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D. SCHAMS, B. HOFFMANN, S. FISCHER, E. MARZ and H. KARG

Summary.

Levels of lh were determined by radioimmunoassay and those of progesterone by a competitive protein-binding technique. Blood samples from eight cows, representing two complete pregnancies (including post-partum periods), and from one cow in the first trimester and another around the time of parturition, were collected. The samples were withdrawn at intervals of 6 hr for lh and every 4 to 5 days for progesterone determination. Levels of lh were consistently low (1·0 to 1·6 ng/ml plasma) with a few single peaks occurring irregularly in individuals during the first 110 days. Distinct lh peaks were observed between Days 7 and 20 post partum. The decrease of progesterone from high levels during pregnancy (plateau between 5 and 9 ng/ml plasma with individual differences) before parturition and the low level following was not reflected in the lh concentration. In an experiment with one animal, an injection of 5 mg flumethasone near term caused a partial decrease in the progesterone concentration, and a larger dose of 10 mg induced parturition. This was preceded by a marked decrease of progesterone similar to that observed before a normal delivery.

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W. Schlegel, S. Krüger, D. Daniels, B. Fischer, H. P. G. Schneider and H. M. Beier

Summary. Corpora lutea and ovarian stromal tissue were anlaysed for prostaglandin (PG) concentrations and activities of enzymes involved in PG metabolism at 8, 10, 12, 13 and 15 days after induction of ovulation. In CL of pseudopregnant rabbits, the PGE-2–9-ketoreductase (PGE-2–9-KR) was highly active on Days 10, 12 and 15 when compared with Day 8 (P < 0·01; P < 0·001; P < 0·05). In pregnant animals PGE-2–9KR activity was only increased on Day 12 (P < 0·05) but declined to basal levels on Days 13 and 15. Comparing PGE-2–9-KR activity of pseudopregnant and pregnant animals, a significant elevation was found on Day 15 of pseudopregnancy (P < 0·025). Activities of PG-15-hydroxydehydrogenase did not exhibit any significant changes with time in pseudopregnant or pregnant rabbits.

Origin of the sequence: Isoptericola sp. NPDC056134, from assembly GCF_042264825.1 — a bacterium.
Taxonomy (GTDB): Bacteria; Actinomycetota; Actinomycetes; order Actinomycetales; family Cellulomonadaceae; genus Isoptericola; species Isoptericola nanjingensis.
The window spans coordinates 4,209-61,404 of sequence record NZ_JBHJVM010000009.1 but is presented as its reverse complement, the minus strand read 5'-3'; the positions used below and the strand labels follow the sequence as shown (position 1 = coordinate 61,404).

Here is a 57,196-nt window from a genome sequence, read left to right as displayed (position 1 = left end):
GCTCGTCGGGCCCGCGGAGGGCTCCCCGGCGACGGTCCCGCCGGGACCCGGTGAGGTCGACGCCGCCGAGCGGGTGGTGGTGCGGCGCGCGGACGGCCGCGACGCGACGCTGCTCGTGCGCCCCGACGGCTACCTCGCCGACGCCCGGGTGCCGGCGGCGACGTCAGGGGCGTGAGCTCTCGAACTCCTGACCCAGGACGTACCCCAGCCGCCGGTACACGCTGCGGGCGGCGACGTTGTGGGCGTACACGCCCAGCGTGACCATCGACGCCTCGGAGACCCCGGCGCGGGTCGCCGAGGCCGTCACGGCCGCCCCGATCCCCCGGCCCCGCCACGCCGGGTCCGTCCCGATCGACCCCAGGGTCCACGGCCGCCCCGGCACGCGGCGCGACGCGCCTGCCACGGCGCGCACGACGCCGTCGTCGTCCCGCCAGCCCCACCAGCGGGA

PGE-2 concentrations were increased on Days 12, 13 and 15 (P < 0·025) when compared with Day 8. Changes in PGF-2α concentrations paralleled those of PGE-2–9-KR. The concentrations of PG metabolites 13,14-dihydro-15-keto-PGE-2 and -PGF-2α were lower than those of the primary PGs and did not show stage-specific changes in pseudopregnant and pregnant animals.

These results demonstrate that the rabbit CL posesses enzymes to convert PGE-2 to PGF-2α and to metabolize both PGs. PGE-2–9-KR may be involved in regulating the PGF-2α/PGE-2 ratio and possibly in controlling the life-span of the corpus luteum.

Keywords: PGE-2-9-ketoreductase; prostaglandin-15-hydroxydehydrogenase; luteolysis; prostaglandin metabolism; pseudopregnancy; rabbit

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P Pocar, B Fischer, T Klonisch and S Hombach-Klonisch

The dioxin/aryl hydrocarbon receptor (AhR) is a ligand-activated transcription factor responsive to both natural and man-made environmental compounds. AhR and its nuclear partner ARNT are expressed in the female reproductive tract in a variety of species and several indications suggest that the AhR might play a pivotal role in the physiology of reproduction. Furthermore, it appears to be the mediator of most, if not all, the adverse effects on reproduction of a group of highly potent environmental pollutants collectively called aryl hydrocarbons (AHs), including the highly toxic compound 2,3,7,8-tetrachlor-odibenzo-p-dioxin (TCDD). Although a large body of recent literature has implicated AhR in multiple signal transduction pathways, the mechanisms of action resulting in a wide spectrum of effects on female reproduction are largely unknown. Here we summarize the major types of molecular cross-talks that have been identified for the AhR and linked cell signaling pathways and that are relevant for the understanding of the role of this transcription factor in female reproduction.